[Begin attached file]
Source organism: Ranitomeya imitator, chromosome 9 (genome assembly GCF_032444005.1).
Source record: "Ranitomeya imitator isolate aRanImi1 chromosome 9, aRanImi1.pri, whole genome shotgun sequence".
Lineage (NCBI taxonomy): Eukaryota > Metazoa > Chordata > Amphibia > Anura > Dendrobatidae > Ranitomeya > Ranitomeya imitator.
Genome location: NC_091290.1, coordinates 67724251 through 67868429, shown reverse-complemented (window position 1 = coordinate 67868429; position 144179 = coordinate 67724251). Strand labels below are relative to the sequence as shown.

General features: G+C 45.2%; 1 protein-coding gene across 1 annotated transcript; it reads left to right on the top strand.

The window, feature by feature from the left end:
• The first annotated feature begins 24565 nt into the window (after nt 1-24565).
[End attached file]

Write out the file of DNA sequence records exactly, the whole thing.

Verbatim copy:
Source organism: Ranitomeya imitator, chromosome 9 (genome assembly GCF_032444005.1).
Source record: "Ranitomeya imitator isolate aRanImi1 chromosome 9, aRanImi1.pri, whole genome shotgun sequence".
Lineage (NCBI taxonomy): Eukaryota > Metazoa > Chordata > Amphibia > Anura > Dendrobatidae > Ranitomeya > Ranitomeya imitator.
Genome location: NC_091290.1, coordinates 67724251 through 67868429, shown reverse-complemented (window position 1 = coordinate 67868429; position 144179 = coordinate 67724251). Strand labels below are relative to the sequence as shown.

General features: G+C 45.2%; 1 protein-coding gene across 1 annotated transcript; it reads left to right on the top strand.

The window, feature by feature from the left end:
• The first annotated feature begins 24565 nt into the window (after nt 1-24565).